Bill Sikes is intrinsically evil, but the readers do not have to discover this for themselves. ?One automatically hates Sikes, we are told that he is a ?bad man?? (Stoddard 4). Sikes is not like the unfeeling system represented by Fagin. He is a character of passion set up to destroy all that ?home? represents, home being Great Britain (Melada 218). It is through the passion of Bill, that Dickens makes his point about the helplessness of trying to bring sanity to the definition of this class. In this dimension, he is a representative of the system and its passion for money at the expense of others. Sikes has a goal much like that of Fagin, but he will go to any means to reach it. But the other dimension of Sikes is that of a home wrecker. Dickens means to show, through Sikes, that the passion of the underworld could be rolled up into one person. This person must act and do so violently against the ?home? of Great Britain (Melada 218). Sikes is furious and murderous against all that should represent ?home,? because in this class, there is not such place as home. As Sikes takes Oliver to the house where he is shot, the reader sees that he is completely unfeeling. Oliver is only a means to an end, and that end is wealth. In the wake of that desire, any violent harm that comes to Oliver or to anyone is simply a matter of business and the unfeeling character of true greed.

This moral judgement is supported when Bill kills Nancy. She is the angelic, trusting wife with the ?upturned face,? but when that last ounce of innocence in his life is killed, she is ?a ghastly figure to look upon? (Dickens 362). He cannot kill Oliver. He cannot kill whatever it is that is jeopardizing his ability to accumulate wealth, so he kills the messenger that is standing in his way. This is the same messenger that loves him and has compassion for Oliver. Through such descriptions, one sees the inhumanity society has created in Bill Sikes. This dimension of character is also revealed in the actions of the characters as well. Critic Arnold Kettle wrote:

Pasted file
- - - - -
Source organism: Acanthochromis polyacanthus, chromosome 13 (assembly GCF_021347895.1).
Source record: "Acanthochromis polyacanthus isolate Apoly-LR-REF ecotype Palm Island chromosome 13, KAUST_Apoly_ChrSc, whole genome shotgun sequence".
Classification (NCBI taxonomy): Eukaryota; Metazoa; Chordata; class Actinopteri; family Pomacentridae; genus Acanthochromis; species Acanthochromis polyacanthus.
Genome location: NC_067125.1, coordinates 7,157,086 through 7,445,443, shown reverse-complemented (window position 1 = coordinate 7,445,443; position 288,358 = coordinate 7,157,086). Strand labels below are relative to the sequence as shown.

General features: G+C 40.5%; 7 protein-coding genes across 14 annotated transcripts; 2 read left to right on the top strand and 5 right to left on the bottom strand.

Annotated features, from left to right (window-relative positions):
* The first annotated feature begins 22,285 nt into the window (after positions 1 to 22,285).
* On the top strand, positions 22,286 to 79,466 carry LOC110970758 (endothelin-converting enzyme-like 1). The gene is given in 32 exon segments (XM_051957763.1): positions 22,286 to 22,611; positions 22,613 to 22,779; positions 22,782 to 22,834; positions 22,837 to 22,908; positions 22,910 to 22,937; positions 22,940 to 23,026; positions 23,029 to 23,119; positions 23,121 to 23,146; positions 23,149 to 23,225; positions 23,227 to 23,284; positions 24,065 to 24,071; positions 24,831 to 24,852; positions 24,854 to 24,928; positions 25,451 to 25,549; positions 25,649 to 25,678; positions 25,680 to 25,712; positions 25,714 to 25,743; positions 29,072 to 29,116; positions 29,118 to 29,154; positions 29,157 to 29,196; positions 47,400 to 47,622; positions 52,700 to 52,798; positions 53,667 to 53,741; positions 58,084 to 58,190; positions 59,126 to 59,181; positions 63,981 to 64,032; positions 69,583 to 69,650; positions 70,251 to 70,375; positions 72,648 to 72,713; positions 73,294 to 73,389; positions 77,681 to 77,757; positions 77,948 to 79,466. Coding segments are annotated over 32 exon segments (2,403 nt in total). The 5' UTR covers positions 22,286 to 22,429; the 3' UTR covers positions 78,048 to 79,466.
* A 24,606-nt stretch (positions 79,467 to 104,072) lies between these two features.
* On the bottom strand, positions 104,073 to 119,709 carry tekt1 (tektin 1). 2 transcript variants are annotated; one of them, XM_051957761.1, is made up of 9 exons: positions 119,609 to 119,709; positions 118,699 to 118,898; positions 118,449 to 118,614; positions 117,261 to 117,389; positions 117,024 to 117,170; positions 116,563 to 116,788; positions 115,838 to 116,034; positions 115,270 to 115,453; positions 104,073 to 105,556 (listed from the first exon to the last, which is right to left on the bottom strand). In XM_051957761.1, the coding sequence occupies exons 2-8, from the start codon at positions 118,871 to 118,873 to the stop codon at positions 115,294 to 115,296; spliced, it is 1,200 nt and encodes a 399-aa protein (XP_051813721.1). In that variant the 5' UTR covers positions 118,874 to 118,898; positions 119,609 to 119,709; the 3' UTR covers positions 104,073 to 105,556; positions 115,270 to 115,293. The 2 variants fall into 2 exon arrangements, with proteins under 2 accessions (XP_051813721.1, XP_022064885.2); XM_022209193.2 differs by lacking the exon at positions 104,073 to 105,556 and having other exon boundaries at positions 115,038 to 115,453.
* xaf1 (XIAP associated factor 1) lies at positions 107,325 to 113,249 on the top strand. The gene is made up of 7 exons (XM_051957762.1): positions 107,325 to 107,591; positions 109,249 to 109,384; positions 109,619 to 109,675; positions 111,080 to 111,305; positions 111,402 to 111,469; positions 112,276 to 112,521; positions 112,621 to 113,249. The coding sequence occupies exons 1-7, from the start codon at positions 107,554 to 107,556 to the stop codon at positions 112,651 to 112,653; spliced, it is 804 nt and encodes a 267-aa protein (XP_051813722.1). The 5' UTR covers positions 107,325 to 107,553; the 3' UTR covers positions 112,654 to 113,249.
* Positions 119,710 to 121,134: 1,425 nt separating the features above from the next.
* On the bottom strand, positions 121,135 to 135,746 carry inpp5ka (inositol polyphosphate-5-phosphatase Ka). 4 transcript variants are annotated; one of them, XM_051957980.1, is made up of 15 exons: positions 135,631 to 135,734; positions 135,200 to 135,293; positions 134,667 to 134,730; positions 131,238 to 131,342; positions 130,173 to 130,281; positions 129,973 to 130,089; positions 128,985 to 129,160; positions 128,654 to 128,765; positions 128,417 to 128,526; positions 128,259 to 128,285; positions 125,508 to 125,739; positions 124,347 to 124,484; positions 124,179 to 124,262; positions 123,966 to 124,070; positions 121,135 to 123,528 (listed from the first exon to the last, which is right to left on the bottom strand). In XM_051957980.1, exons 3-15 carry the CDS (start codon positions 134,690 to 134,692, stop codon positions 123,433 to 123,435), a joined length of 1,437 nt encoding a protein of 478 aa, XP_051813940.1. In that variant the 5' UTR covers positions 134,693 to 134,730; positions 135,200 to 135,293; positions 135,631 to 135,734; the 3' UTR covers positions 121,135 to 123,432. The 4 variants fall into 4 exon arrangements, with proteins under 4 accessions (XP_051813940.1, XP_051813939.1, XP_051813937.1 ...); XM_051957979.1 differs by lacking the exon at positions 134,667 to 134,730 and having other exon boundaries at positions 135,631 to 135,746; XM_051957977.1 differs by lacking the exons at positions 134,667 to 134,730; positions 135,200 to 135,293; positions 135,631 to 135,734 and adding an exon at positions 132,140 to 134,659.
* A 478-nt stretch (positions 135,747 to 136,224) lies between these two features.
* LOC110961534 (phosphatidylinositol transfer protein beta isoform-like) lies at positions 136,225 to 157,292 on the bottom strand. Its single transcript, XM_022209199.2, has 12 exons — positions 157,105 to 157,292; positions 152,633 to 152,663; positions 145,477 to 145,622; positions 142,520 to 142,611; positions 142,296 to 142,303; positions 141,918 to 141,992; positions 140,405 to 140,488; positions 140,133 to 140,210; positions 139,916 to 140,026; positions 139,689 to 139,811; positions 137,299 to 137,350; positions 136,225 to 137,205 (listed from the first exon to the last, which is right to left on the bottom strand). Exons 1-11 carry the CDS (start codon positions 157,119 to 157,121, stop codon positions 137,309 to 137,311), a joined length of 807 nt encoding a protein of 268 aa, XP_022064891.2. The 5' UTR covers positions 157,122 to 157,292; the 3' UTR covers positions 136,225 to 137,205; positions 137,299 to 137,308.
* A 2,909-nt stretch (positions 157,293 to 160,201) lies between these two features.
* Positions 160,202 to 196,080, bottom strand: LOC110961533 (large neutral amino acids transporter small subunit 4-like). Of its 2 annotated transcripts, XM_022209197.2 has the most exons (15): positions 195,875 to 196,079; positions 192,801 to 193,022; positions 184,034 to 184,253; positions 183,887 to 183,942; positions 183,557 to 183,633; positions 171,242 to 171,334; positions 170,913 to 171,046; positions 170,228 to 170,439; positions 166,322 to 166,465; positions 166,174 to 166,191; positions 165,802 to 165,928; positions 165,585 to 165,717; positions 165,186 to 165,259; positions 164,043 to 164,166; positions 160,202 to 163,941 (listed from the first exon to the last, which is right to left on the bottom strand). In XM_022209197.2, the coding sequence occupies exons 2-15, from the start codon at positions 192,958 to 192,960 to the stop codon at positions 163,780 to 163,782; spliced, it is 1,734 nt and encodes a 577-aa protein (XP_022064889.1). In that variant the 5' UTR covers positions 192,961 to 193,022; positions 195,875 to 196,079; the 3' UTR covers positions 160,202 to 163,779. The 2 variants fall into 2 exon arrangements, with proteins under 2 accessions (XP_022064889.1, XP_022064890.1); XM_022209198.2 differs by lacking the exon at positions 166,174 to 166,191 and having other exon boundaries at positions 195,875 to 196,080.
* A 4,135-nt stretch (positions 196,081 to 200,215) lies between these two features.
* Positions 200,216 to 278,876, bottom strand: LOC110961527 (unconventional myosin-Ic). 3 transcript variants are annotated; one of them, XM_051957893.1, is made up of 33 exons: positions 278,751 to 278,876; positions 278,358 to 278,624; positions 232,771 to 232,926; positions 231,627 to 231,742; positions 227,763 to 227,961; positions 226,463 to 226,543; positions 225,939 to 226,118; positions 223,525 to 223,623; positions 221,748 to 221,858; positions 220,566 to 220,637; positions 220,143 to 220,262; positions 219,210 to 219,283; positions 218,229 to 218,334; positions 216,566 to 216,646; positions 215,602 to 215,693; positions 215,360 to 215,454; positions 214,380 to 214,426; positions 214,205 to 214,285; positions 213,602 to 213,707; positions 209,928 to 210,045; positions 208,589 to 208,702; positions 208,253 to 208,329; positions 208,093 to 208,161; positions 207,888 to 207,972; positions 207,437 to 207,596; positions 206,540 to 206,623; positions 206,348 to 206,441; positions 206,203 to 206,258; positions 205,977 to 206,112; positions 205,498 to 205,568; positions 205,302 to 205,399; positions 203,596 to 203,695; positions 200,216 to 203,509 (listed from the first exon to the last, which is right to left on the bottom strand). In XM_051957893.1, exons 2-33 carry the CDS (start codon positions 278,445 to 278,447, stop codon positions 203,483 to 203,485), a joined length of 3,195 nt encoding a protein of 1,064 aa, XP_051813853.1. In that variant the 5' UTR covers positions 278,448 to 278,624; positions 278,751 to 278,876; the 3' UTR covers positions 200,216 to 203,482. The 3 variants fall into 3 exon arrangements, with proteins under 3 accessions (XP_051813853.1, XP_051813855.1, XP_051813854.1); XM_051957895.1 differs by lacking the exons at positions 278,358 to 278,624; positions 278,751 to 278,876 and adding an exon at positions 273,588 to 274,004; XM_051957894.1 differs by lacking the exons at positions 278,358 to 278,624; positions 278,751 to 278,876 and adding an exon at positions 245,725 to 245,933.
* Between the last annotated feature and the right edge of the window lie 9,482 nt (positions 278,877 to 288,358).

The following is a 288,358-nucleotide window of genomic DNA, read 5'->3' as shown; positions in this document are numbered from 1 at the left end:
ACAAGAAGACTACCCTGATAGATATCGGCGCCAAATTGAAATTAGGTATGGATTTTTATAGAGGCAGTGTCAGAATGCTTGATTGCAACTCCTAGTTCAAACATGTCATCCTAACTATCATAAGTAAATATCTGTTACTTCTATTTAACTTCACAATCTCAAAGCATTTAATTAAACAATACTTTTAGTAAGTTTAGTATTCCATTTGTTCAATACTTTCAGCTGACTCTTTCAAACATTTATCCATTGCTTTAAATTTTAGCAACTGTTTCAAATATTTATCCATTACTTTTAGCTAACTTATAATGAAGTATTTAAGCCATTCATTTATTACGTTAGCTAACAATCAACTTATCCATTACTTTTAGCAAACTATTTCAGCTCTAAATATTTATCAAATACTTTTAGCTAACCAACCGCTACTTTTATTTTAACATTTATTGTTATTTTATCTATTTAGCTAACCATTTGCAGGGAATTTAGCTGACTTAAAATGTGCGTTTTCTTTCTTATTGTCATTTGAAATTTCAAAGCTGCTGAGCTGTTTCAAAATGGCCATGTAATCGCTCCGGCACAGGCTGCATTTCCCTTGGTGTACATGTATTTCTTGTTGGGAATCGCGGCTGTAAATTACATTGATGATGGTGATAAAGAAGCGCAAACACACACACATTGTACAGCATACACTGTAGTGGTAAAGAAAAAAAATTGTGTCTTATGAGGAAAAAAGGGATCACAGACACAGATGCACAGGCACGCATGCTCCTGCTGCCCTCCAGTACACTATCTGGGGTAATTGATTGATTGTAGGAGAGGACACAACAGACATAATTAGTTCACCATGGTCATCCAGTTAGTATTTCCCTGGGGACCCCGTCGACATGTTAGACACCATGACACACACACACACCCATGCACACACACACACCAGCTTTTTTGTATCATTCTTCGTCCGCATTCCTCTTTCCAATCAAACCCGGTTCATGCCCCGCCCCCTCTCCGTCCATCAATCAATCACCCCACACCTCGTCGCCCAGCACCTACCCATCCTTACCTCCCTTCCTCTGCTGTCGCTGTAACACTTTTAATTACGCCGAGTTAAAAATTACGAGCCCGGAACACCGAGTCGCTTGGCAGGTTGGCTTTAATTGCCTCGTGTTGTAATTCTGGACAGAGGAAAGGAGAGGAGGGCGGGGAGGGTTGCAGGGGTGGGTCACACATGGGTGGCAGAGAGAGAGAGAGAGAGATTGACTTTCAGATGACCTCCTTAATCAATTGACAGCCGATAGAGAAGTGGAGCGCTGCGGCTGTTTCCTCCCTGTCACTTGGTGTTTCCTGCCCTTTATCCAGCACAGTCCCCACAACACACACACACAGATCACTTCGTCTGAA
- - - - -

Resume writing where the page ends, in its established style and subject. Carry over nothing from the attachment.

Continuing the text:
When [Oliver] walks up to the master of the workhouse and asks for more gruel, issues are at stakes which make the whole world of Jane Austen tremble. We care, we are involved, not because it is Oliver and we are close to Oliver (though that of course enters into it), but because every starved orphan in the world, and indeed everyone who is poor and oppressed and hungry is involved (Morton 3).

Like other philanthropists, it was Dickens? intention to profile the meaner side of a society. This side of society has become so wealthy and removed from the poor that it has lost all recognition of them. In the novel Oliver Twist Charles Dickens makes his characters larger than life so that those they characterized would be noticed and remembered.

Works Cited

Blount, Trevor. Charles Dickens: The Early Novels. London: Longmans, Green & Company, 1968.

Daleski, H. M. Dickens and the Art of Analogy. New York: Schocken Books, 1970.

Dickens, Charles. Oliver Twist. London: Oxford University Press, 1838.

Faulkner, Peter. ?The Companion to Oliver Twist.? The Review of English Studies, Vol 46, 1995.

Himmelfarb, Gertrude. ?The Age of Philanthropy.? The Wilson Quarterly, Vol 21 No 2, 1995.

Melada, Ivan. ?Oliver Twist: Whole Heart and Sole.? Studies in the Novel, 1995, Vol 27. Online. America Online. 19 Jan. 1998.

Morton. ?Dickens, Oliver Twist.? Online. America Online. 19 Aug. 1997.

Romano, John. Dickens and Reality. New York: Columbia University Press, 1978.

Stoddard, Greg. ?Dickens and Victorian Culture.? 2 Feb. 1996. Online. America Online. 15 Jan. 1998.

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Blount, Trevor. Charles Dickens: The Early Novels. London: Longmans, Green & Company, 1968.

Daleski, H. M. Dickens and the Art of Analogy. New York: Schocken Books, 1970.

Dickens, Charles. Oliver Twist. London: Oxford University Press, 1838.

Faulkner, Peter. ?The Companion to Oliver Twist.? The Review of English Studies, Vol 46, 1995.

Himmelfarb, Gertrude. ?The Age of Philanthropy.? The Wilson Quarterly, Vol 21 No 2, 1995.

Melada, Ivan. ?Oliver Twist: Whole Heart and Sole.? Studies in the Novel, 1995, Vol 27. Online. America Online. 19 Jan. 1998.

Morton. ?Dickens, Oliver Twist.? Online. America Online. 19 Aug. 1997.

Romano, John. Dickens and Reality. New York: Columbia University Press, 1978.

Stoddard, Greg. ?Dickens and Victorian Culture.? 2 Feb. 1996. Online. America Online. 15 Jan. 1998.